You’ve just had a baby. Sure, you probably CAN do everything you normally do but that doesn’t mean you SHOULD. I ALWAYS overdo EVERYTHING. And I never ask for help. And I always end up exhausted, overwrought and miserable.
When the people who love you try to help you, let them. You’ll be alone with it all soon enough.
7. Don’t take my baby away. No, take her. No, don’t.
So a minute ago I said I want my partner to take my baby away sometimes. But I also don’t want that. I also want to cling onto this baby and never let her go.
People come to visit and want to cuddle the baby and in your head you don’t mind but it’s still hard to hand that little bundle over. Even while you enjoy the relief of empty arms, there’s still a niggling anticipation of having him or her back again.
If you really don’t want to let anyone else hold your baby yet, just keep visitors at arm’s length for a week or two. Put up a visiting policy on your Facebook page. It might seem a bit aggressive but people will actually love the information.
Frankly, visitors are extra work (sorry people who visited me) because you feel the need to clean and go out to buy treats. Really, you just need to wrap a fluffy blanket around you and watch the next Netflix thing while breastfeeding.
8. I nested but I should have rested
I wish that I had just rested in those last few days and weeks before my babies arrived. It’s easy to say that now because I can’t remember all the multitude of tiny pressing things that I couldn’t stop myself from doing.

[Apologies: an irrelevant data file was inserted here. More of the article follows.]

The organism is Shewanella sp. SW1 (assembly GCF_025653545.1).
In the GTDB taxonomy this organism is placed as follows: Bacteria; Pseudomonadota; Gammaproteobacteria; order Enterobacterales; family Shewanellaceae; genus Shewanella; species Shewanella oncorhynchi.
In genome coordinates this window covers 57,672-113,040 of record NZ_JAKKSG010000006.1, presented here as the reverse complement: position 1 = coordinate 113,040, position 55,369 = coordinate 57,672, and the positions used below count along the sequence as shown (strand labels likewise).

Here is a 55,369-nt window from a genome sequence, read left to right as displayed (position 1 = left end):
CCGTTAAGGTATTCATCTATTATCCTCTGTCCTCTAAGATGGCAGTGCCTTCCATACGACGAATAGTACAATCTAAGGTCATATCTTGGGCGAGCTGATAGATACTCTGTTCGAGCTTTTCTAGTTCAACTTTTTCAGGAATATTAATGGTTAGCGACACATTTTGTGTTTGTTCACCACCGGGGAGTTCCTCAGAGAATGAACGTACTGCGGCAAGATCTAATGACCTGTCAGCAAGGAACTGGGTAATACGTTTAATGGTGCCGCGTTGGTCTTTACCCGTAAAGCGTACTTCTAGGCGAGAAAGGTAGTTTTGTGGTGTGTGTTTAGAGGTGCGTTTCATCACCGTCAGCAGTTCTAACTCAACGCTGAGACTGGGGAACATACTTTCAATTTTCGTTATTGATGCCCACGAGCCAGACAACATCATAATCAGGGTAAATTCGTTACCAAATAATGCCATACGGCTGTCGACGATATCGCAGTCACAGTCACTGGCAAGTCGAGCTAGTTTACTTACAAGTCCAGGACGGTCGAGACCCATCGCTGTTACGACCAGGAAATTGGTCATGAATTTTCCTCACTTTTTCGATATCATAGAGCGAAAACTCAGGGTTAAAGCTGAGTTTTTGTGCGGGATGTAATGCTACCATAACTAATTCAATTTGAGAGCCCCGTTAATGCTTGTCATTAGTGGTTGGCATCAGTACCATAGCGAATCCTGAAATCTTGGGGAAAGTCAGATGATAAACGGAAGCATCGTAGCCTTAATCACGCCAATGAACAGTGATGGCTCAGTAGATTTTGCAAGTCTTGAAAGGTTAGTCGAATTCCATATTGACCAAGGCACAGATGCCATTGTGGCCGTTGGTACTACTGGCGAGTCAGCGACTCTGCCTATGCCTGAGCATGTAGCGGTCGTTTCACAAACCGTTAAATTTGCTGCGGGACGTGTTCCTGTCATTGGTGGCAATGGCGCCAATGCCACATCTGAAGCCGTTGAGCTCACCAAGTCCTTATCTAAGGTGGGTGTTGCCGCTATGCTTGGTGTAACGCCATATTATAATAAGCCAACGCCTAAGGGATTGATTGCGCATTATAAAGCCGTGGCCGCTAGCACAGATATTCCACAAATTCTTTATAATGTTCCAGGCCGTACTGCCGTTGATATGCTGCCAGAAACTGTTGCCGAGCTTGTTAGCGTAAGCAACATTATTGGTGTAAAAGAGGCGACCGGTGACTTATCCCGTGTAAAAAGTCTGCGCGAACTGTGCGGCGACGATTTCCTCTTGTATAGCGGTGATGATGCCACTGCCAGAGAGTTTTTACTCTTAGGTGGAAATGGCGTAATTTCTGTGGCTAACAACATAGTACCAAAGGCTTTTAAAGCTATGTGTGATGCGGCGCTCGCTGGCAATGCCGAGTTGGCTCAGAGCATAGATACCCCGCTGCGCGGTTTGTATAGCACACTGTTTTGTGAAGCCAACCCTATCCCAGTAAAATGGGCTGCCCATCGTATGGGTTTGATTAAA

I can remember how utterly exhausted I was when my baby finally arrived. There’s no way of knowing how much of a difference it would have made if I had managed to care less about sorting baby clothes and cleaning before she arrived.
You might not even realise at the time that you are doing way more nesting than you need to do – or should be doing at that stage of pregnancy. If I was doing it again, I think I’d build in daily naps or at least sit-downs to force myself not to buzz from one task to the next all day long.
9. But at least the cankles and back ache are gone!
There has to be something good – apart from the baby, of course! If you’ve suffered from swelling during your pregnancy, that should ease and clear up soon after the birth.
With my second baby, I had swollen ankles for the last few weeks before he was born and also back pain. It got so bad that I struggled to put on my shoes or even get out of bed. Pretty much as soon as my baby was born, the swelling subsided and my back felt so much better.
It was obvious that the weight and pressure of the growing baby had caused the problems and now he was out, they were gone.
But now other things hurt
It was great to have normal legs again and put on my own shoes easily – but it wasn’t all plain sailing. That pain was replaced by new pain – sore wrists and sore nipples from breastfeeding. My Ergo nursing pillow went a long way to solve both problems and I also found these strategies made a huge difference to my sore nipples.
- The Online Prenatal Class for Couples is your hospital prenatal class in your home and at your convenience. Led by an experienced labour nurse, this course will give you all the information you need to be well prepared for your birth without leaving your sofa. And it’s finally an easy way to get your partner involved too. Use coupon code SHEENA10 to get 10% off.
- The Ultimate Breastfeeding Class is an online course taught by a lactation consultant that will get you ready to breastfeed fast. With sections on the benefits and lots of practical advice on how to latch your baby and build your milk supply, this course is a winner at only $19. (There’s also a class to help mothers who plan to return to work and pump.)
More postpartum ideas
Postpartum is tough – but it doesn’t last long. If you’re sore and miserable, here are some ideas to help you feel better and enjoy your new baby.